Money (Should Not Be) on My Mind


It’s April 1–known to most Americans as April Fool’s Day, but better known to high school seniors as the day their fate is decided; the day that everything they’ve worked for comes to a single conclusion; the day their entire future flashes before their eyes!

You refresh your inbox 12 times, and once more just for good luck, and then you see it: an email from your dream college. That knot you had in your stomach seconds before transforms into pure happiness as you read the words, “Congratulations, you’ve been accepted!”

Of course you’ll go, right? It’s your dream school, and you’re in. There’s nothing else to it. Compose a Facebook post. Start buying college gear. Let senioritis officially commence.

But for some seniors, it’s not that easy.

For many families across the nation, the question is no longer, “Is my child accepted?” but rather, “What’s my child’s financial aid package?”

Most of these packages are based on the Free Application For Federal Student Aid–better known as FAFSA, which is then used to determine your family’s Expected Family Contribution through a complex equation that regards various factors. In simple terms, this value is the amount that the government believes your family can contribute toward college tuition.

But this formula has one problem. It doesn’t consider aspects such as paying for your younger sibling’s tuition, family expenses, saving for retirement, etc. For example, if tuition is $54,470, and your family’s EFC is $48,470, you won’t qualify for a single cent more than $6,000 in financial aid, which is the difference between tuition and EFC. The government pretty much assumes that your family can afford college without much difficulty even if that’s not the case.

Although there aren’t statistics available to show this situation at Hockaday, it’s safe to assume that college tuition is a huge expense for everyone, regardless of socioeconomic status. A substantial majority of us apply to elite colleges, which include Ivy League institutions and private universities with low acceptance rates. However, most of these schools only provide need-based scholarships, rather than those awarded for merit. As a result, some families find themselves in a complicated situation: they’re too rich for financial aid but not rich enough to pay for college.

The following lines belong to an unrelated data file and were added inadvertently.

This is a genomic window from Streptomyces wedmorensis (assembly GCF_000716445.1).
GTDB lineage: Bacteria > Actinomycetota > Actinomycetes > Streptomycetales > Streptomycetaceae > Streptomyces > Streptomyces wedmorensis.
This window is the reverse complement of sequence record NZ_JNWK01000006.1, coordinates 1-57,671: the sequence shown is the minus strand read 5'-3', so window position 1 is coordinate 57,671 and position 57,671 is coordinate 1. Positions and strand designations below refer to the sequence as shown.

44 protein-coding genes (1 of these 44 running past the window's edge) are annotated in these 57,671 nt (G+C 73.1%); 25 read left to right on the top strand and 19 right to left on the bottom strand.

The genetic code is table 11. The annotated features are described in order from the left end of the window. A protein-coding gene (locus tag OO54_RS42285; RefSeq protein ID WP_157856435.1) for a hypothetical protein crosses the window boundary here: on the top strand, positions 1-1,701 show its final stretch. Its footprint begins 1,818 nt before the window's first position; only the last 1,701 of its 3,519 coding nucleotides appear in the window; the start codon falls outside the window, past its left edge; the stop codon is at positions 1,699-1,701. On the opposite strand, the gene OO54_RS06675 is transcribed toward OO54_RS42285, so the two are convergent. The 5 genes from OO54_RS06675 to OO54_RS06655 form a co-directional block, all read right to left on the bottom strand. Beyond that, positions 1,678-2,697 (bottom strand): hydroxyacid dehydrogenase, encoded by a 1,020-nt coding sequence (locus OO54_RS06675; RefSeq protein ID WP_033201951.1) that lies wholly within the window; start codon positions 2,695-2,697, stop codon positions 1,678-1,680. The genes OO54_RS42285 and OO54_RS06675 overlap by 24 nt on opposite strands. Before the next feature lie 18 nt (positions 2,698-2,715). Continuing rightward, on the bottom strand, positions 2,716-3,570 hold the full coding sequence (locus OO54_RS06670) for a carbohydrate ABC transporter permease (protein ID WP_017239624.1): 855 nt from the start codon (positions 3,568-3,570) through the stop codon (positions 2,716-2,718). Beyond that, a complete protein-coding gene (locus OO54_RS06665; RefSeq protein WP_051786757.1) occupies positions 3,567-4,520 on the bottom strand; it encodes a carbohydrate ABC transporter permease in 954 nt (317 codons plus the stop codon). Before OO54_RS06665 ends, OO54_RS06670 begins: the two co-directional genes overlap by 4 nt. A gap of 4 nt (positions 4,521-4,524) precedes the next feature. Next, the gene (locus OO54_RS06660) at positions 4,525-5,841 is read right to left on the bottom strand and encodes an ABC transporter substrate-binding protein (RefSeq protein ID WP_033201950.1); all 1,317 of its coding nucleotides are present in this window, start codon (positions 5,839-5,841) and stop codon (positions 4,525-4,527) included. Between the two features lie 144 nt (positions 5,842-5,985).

All of this raises a critical question: what’s the point? We spend four years of our lives molding the perfect application in hopes of being accepted to our first-choice college only to decline the acceptance due to absurdly inflated tuition costs and only a few thousand dollars in aid. Even though there are multiple external scholarship opportunities available, it’s not uncommon for a student to graduate with student debts: according to a 2014 analysis from credit bureau Experian, 40 million Americans have at least one outstanding student loan.

Unfortunately, the current system of higher education is connected to a number of other economic aspects, which makes it difficult to find a single-faceted solution to lowering college tuition. Successfully accomplishing this would require revamping college as it is–perhaps by requiring students to spend less time in the classroom and more time practicing their profession with employers through internship opportunities.

Additionally, schools should consider offering more online courses, which would reduce the amount of funding necessary for classroom courses and therefore decrease the amount of tuition students would need to pay.

Certainly, transitioning into such a system will take years, but in the meantime, it’s important to remember one thing: while your dream school may not be a feasible option for your family, that doesn’t mean you won’t be successful. What you do at the college you attend matters much more than its name.

Commentaries are the expressed opinion of the author and do not necessarily reflect that of The Fourcast staff, its adviser or any member of the Hockaday community.